PreFIT annual consortium meeting of 2022 was held in Stellenbosch

From the 8th to the 10th of June 2022, six partners involved in the PreFIT project met face to face for the first time since the beginning of the project. The PreFIT Annual Consortium Meeting was hosted in Stellenbosch, South Africa. Representatives from all institutions attended the meeting, including those from the Amsterdam Institute for Global Health and Development (AIGHD) in the Netherlands, Stellenbosch University (SU) in South Africa, the Barcelona Institute for Global Health (ISGlobal) in Spain, the Manhiça Health Research Centre (CISM) in Mozambique, Makerere University in Uganda, and the Foundation for Innovative New Diagnostics (FIND) in Switzerland. In addition, a representative from PREFIT’s funding agency, the European & Developing Countries Clinical Trials Partnership (EDCTP), also joined some of the sessions. 

The meeting has provided a unique opportunity to discuss the project, which aims to evaluate new biomarkers for detecting incipient Tuberculosis. As Frank Cobelens, from AIGHD, stressed during the first day of the meeting: “PreFIT’s results will contribute to the development and uptake of accurate, cost-effective, scalable and field-friendly diagnostic tools, in order to facilitate scale-up treatment in sub-Saharan Africa and beyond”.

TB is a preventable disease that every year kills over one million people, affecting disproportionally those living in unprivileged economic and social conditions. In 2020, in Africa alone, Tuberculosis was responsible for 2.46 million cases of disease (579,000 of whom were co-infected with HIV) and 549,000 deaths.

But it does not have to be this way. Tuberculosis is a preventable and curable disease. In fact, 66 million lives have been saved between 2020 and 2020 by global efforts to end TB. A major role will be played by projects – as in the case of PreFIT – that will predict with accuracy and at reduced economic costs the progression from latent tuberculosis –the asymptomatic phase in which people can’t spread TB- to active disease.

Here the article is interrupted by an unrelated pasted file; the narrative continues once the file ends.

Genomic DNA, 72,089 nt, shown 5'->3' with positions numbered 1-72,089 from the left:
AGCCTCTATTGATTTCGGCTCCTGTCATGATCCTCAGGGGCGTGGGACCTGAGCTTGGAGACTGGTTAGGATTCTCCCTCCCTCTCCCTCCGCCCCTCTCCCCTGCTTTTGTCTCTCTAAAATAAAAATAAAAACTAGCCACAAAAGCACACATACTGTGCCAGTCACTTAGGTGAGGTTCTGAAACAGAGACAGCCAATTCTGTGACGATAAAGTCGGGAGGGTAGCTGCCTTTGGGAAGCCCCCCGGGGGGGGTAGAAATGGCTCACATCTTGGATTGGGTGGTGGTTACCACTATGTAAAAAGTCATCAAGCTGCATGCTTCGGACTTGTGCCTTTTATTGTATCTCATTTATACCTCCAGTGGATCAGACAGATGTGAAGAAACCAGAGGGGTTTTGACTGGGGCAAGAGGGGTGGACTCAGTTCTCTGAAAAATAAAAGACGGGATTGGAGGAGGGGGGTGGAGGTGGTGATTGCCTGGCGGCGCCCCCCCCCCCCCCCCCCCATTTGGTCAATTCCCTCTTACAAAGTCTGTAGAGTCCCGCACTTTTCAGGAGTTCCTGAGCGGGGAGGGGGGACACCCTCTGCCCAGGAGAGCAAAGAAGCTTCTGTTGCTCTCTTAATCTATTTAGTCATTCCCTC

“What is so innovative about the PreFIT project is that it comes at a time, when the world is fighting toward reaching the WHO’s 2035 End TB Strategy targets. We have been lagging behind in controlling TB transmission, but PreFIT wants to contribute to predicting those people who are likely to develop active TB disease, which is the transmissible form of TB” said Willy SSengoba, from Makerere University.

Additionally, Shima Abdulgader, from SU, explained during the meeting the impact the project will have: “PreFIT will reduce the disparities in global health because TB is a poverty-related disease affecting poor people all over the world. The key point of PreFIT is that it targets a diverse population across Africa, so the results of this study will be representative of this diversity, benefitting the global population”. 

Prevention and relieving suffering in local communities were the keywords of the last day of the annual consortium meeting this year. As Michelle Nderu, from EDCTP, highlighted during the closing session: “Our vision and mission [of EDCTP] is to ensure we are able to alleviate the burden of poverty-related diseases in Sub-Saharan Africa and we ensure this by investing in the clinical research environment . […] PreFIT perfectly aligns with the EDCTP Strategic Research Agenda in that it addresses the need to evaluate newly developed TB diagnostic technologies and its uptake as a diagnostic tool that would eventually benefit the health of local communities. ”

The three-day meeting concluded with a guided visit to two clinics on the outskirts of Cape Town to understand and share how the project is being implemented locally. International experts visited mobile clinics and their laboratories serving some of the most vulnerable populations in Cape Town.

The pictures were taken during guided visits to two clinics on the outskirts of Cape Town to close the PreFIT Annual Meeting of 2022